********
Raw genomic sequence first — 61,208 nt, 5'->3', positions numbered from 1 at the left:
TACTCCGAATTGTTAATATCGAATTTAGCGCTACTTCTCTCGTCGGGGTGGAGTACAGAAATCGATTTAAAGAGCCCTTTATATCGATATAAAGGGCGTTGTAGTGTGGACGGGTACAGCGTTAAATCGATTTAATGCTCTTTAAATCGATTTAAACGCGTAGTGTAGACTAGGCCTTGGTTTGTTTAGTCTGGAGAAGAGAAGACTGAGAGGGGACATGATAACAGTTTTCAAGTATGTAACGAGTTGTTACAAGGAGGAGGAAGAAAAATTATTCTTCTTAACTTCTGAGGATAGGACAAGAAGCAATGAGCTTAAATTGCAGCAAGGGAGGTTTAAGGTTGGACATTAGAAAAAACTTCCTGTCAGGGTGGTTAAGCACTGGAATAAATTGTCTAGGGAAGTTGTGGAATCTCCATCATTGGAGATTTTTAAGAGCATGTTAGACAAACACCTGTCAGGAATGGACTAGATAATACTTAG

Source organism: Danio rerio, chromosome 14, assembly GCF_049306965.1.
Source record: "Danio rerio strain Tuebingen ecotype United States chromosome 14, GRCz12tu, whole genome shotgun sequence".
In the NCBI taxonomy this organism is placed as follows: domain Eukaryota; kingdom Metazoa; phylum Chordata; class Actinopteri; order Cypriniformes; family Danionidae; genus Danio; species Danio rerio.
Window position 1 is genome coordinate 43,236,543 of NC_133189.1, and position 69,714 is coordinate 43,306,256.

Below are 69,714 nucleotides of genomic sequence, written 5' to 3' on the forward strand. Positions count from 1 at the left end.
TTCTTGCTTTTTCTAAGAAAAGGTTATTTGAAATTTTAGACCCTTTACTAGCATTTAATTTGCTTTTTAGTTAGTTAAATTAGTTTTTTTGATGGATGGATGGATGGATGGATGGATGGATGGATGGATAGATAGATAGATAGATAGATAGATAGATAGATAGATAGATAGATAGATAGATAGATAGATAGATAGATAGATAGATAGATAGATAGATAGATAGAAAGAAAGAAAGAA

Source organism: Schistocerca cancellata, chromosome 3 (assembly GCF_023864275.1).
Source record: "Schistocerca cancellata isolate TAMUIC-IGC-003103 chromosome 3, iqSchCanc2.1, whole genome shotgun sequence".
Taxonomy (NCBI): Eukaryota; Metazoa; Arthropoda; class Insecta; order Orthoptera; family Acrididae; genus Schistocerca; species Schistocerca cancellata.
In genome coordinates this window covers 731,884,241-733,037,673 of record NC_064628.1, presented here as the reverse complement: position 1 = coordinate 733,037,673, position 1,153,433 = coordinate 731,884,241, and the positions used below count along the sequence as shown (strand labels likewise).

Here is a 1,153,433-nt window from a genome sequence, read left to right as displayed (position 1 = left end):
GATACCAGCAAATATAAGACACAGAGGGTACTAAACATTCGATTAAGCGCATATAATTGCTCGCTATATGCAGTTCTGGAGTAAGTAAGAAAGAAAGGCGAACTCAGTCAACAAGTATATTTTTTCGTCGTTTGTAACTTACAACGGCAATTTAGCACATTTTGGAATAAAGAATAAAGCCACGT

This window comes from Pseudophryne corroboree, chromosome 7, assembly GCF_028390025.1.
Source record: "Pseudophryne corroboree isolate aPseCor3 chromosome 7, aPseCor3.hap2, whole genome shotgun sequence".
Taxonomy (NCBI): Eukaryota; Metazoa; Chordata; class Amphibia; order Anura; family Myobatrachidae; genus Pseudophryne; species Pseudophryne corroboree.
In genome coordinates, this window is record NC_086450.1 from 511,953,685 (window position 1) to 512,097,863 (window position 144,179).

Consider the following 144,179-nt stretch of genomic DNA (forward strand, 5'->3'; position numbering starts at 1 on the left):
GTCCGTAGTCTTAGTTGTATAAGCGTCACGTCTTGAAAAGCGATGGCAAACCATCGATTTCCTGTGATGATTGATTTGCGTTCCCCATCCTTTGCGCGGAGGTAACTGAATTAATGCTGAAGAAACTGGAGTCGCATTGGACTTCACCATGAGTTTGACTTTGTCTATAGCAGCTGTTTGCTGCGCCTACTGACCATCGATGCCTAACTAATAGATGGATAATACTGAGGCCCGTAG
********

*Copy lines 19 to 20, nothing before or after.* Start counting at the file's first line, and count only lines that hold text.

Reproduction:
Consider the following 144,179-nt stretch of genomic DNA (forward strand, 5'->3'; position numbering starts at 1 on the left):
GTCCGTAGTCTTAGTTGTATAAGCGTCACGTCTTGAAAAGCGATGGCAAACCATCGATTTCCTGTGATGATTGATTTGCGTTCCCCATCCTTTGCGCGGAGGTAACTGAATTAATGCTGAAGAAACTGGAGTCGCATTGGACTTCACCATGAGTTTGACTTTGTCTATAGCAGCTGTTTGCTGCGCCTACTGACCATCGATGCCTAACTAATAGATGGATAATACTGAGGCCCGTAG